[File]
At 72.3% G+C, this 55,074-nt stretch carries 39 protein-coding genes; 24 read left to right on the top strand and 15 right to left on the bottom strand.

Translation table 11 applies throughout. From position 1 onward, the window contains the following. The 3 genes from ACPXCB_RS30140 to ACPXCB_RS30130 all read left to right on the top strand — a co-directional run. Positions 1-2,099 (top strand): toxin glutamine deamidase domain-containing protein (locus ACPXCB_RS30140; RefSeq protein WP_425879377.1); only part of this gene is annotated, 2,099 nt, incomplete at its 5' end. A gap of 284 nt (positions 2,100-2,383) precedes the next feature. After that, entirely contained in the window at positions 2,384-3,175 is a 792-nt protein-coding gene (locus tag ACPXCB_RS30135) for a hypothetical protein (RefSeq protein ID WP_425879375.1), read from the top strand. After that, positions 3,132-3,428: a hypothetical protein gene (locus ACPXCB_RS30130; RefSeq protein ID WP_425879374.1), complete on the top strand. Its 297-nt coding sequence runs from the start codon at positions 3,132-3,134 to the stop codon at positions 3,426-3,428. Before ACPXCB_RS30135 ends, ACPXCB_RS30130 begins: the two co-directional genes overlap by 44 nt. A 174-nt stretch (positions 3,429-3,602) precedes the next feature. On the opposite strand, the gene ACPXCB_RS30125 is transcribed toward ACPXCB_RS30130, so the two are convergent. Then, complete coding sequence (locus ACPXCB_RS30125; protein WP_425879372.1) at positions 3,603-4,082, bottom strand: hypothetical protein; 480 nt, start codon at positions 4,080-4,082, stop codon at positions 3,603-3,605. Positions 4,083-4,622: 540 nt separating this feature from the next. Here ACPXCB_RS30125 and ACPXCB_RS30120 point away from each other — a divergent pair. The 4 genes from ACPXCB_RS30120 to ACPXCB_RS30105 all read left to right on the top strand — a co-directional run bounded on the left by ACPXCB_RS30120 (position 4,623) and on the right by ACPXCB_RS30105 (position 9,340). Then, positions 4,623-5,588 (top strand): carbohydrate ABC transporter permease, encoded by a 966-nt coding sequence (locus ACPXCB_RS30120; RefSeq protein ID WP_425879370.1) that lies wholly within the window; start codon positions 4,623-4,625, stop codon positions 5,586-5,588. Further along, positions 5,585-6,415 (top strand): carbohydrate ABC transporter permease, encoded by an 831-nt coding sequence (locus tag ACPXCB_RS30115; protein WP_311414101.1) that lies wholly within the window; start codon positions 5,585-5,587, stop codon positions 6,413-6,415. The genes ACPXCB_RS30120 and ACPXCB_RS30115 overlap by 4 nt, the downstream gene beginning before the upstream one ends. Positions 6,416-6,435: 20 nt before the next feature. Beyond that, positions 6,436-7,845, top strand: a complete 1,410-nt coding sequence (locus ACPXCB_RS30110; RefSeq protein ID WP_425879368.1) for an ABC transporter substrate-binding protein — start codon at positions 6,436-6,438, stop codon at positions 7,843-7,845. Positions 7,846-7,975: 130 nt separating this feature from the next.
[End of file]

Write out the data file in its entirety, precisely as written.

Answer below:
At 72.3% G+C, this 55,074-nt stretch carries 39 protein-coding genes; 24 read left to right on the top strand and 15 right to left on the bottom strand.

Translation table 11 applies throughout. From position 1 onward, the window contains the following. The 3 genes from ACPXCB_RS30140 to ACPXCB_RS30130 all read left to right on the top strand — a co-directional run. Positions 1-2,099 (top strand): toxin glutamine deamidase domain-containing protein (locus ACPXCB_RS30140; RefSeq protein WP_425879377.1); only part of this gene is annotated, 2,099 nt, incomplete at its 5' end. A gap of 284 nt (positions 2,100-2,383) precedes the next feature. After that, entirely contained in the window at positions 2,384-3,175 is a 792-nt protein-coding gene (locus tag ACPXCB_RS30135) for a hypothetical protein (RefSeq protein ID WP_425879375.1), read from the top strand. After that, positions 3,132-3,428: a hypothetical protein gene (locus ACPXCB_RS30130; RefSeq protein ID WP_425879374.1), complete on the top strand. Its 297-nt coding sequence runs from the start codon at positions 3,132-3,134 to the stop codon at positions 3,426-3,428. Before ACPXCB_RS30135 ends, ACPXCB_RS30130 begins: the two co-directional genes overlap by 44 nt. A 174-nt stretch (positions 3,429-3,602) precedes the next feature. On the opposite strand, the gene ACPXCB_RS30125 is transcribed toward ACPXCB_RS30130, so the two are convergent. Then, complete coding sequence (locus ACPXCB_RS30125; protein WP_425879372.1) at positions 3,603-4,082, bottom strand: hypothetical protein; 480 nt, start codon at positions 4,080-4,082, stop codon at positions 3,603-3,605. Positions 4,083-4,622: 540 nt separating this feature from the next. Here ACPXCB_RS30125 and ACPXCB_RS30120 point away from each other — a divergent pair. The 4 genes from ACPXCB_RS30120 to ACPXCB_RS30105 all read left to right on the top strand — a co-directional run bounded on the left by ACPXCB_RS30120 (position 4,623) and on the right by ACPXCB_RS30105 (position 9,340). Then, positions 4,623-5,588 (top strand): carbohydrate ABC transporter permease, encoded by a 966-nt coding sequence (locus ACPXCB_RS30120; RefSeq protein ID WP_425879370.1) that lies wholly within the window; start codon positions 4,623-4,625, stop codon positions 5,586-5,588. Further along, positions 5,585-6,415 (top strand): carbohydrate ABC transporter permease, encoded by an 831-nt coding sequence (locus tag ACPXCB_RS30115; protein WP_311414101.1) that lies wholly within the window; start codon positions 5,585-5,587, stop codon positions 6,413-6,415. The genes ACPXCB_RS30120 and ACPXCB_RS30115 overlap by 4 nt, the downstream gene beginning before the upstream one ends. Positions 6,416-6,435: 20 nt before the next feature. Beyond that, positions 6,436-7,845, top strand: a complete 1,410-nt coding sequence (locus ACPXCB_RS30110; RefSeq protein ID WP_425879368.1) for an ABC transporter substrate-binding protein — start codon at positions 6,436-6,438, stop codon at positions 7,843-7,845. Positions 7,846-7,975: 130 nt separating this feature from the next.